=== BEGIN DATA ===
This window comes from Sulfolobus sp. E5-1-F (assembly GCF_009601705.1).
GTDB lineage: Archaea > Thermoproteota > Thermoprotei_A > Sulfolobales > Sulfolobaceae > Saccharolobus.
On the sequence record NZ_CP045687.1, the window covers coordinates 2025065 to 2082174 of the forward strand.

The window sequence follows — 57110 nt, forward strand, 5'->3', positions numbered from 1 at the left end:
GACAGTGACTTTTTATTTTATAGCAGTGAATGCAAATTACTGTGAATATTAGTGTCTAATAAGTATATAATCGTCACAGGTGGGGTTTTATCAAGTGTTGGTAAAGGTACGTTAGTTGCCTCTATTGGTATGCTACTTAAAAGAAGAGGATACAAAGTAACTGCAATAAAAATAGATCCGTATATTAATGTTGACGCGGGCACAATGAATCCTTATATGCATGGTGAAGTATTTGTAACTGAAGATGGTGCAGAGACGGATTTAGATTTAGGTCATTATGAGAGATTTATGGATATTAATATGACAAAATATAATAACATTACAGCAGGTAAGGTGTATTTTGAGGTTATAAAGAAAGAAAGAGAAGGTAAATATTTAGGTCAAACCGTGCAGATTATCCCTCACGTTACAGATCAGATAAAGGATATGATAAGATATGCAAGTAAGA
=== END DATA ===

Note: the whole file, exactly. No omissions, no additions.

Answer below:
This window comes from Sulfolobus sp. E5-1-F (assembly GCF_009601705.1).
GTDB lineage: Archaea > Thermoproteota > Thermoprotei_A > Sulfolobales > Sulfolobaceae > Saccharolobus.
On the sequence record NZ_CP045687.1, the window covers coordinates 2025065 to 2082174 of the forward strand.

The window sequence follows — 57110 nt, forward strand, 5'->3', positions numbered from 1 at the left end:
GACAGTGACTTTTTATTTTATAGCAGTGAATGCAAATTACTGTGAATATTAGTGTCTAATAAGTATATAATCGTCACAGGTGGGGTTTTATCAAGTGTTGGTAAAGGTACGTTAGTTGCCTCTATTGGTATGCTACTTAAAAGAAGAGGATACAAAGTAACTGCAATAAAAATAGATCCGTATATTAATGTTGACGCGGGCACAATGAATCCTTATATGCATGGTGAAGTATTTGTAACTGAAGATGGTGCAGAGACGGATTTAGATTTAGGTCATTATGAGAGATTTATGGATATTAATATGACAAAATATAATAACATTACAGCAGGTAAGGTGTATTTTGAGGTTATAAAGAAAGAAAGAGAAGGTAAATATTTAGGTCAAACCGTGCAGATTATCCCTCACGTTACAGATCAGATAAAGGATATGATAAGATATGCAAGTAAGA